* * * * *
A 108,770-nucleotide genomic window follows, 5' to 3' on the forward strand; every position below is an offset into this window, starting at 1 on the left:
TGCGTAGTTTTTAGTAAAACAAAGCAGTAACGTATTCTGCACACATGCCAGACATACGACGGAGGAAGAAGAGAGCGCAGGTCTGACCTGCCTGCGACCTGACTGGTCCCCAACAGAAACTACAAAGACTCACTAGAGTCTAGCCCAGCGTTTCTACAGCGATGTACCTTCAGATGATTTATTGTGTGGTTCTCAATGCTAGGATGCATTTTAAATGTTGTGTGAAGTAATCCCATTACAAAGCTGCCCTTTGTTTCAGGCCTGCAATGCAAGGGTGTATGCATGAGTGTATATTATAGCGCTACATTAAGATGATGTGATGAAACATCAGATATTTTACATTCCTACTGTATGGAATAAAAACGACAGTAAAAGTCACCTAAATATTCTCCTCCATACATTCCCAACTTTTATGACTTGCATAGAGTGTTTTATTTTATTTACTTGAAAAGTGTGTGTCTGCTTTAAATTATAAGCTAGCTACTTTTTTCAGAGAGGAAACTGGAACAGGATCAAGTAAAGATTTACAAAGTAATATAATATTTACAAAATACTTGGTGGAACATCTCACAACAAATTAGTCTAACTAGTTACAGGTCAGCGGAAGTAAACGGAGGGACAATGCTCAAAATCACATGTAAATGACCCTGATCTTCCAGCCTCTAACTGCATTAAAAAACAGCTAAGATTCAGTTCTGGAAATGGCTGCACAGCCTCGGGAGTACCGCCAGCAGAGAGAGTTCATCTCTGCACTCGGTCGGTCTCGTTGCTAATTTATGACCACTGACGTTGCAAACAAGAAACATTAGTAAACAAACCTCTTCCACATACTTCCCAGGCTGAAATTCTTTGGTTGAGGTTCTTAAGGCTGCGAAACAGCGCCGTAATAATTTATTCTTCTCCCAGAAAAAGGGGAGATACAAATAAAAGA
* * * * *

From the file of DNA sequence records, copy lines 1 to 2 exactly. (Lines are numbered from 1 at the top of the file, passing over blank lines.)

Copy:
A 108,770-nucleotide genomic window follows, 5' to 3' on the forward strand; every position below is an offset into this window, starting at 1 on the left:
TGCGTAGTTTTTAGTAAAACAAAGCAGTAACGTATTCTGCACACATGCCAGACATACGACGGAGGAAGAAGAGAGCGCAGGTCTGACCTGCCTGCGACCTGACTGGTCCCCAACAGAAACTACAAAGACTCACTAGAGTCTAGCCCAGCGTTTCTACAGCGATGTACCTTCAGATGATTTATTGTGTGGTTCTCAATGCTAGGATGCATTTTAAATGTTGTGTGAAGTAATCCCATTACAAAGCTGCCCTTTGTTTCAGGCCTGCAATGCAAGGGTGTATGCATGAGTGTATATTATAGCGCTACATTAAGATGATGTGATGAAACATCAGATATTTTACATTCCTACTGTATGGAATAAAAACGACAGTAAAAGTCACCTAAATATTCTCCTCCATACATTCCCAACTTTTATGACTTGCATAGAGTGTTTTATTTTATTTACTTGAAAAGTGTGTGTCTGCTTTAAATTATAAGCTAGCTACTTTTTTCAGAGAGGAAACTGGAACAGGATCAAGTAAAGATTTACAAAGTAATATAATATTTACAAAATACTTGGTGGAACATCTCACAACAAATTAGTCTAACTAGTTACAGGTCAGCGGAAGTAAACGGAGGGACAATGCTCAAAATCACATGTAAATGACCCTGATCTTCCAGCCTCTAACTGCATTAAAAAACAGCTAAGATTCAGTTCTGGAAATGGCTGCACAGCCTCGGGAGTACCGCCAGCAGAGAGAGTTCATCTCTGCACTCGGTCGGTCTCGTTGCTAATTTATGACCACTGACGTTGCAAACAAGAAACATTAGTAAACAAACCTCTTCCACATACTTCCCAGGCTGAAATTCTTTGGTTGAGGTTCTTAAGGCTGCGAAACAGCGCCGTAATAATTTATTCTTCTCCCAGAAAAAGGGGAGATACAAATAAAAGA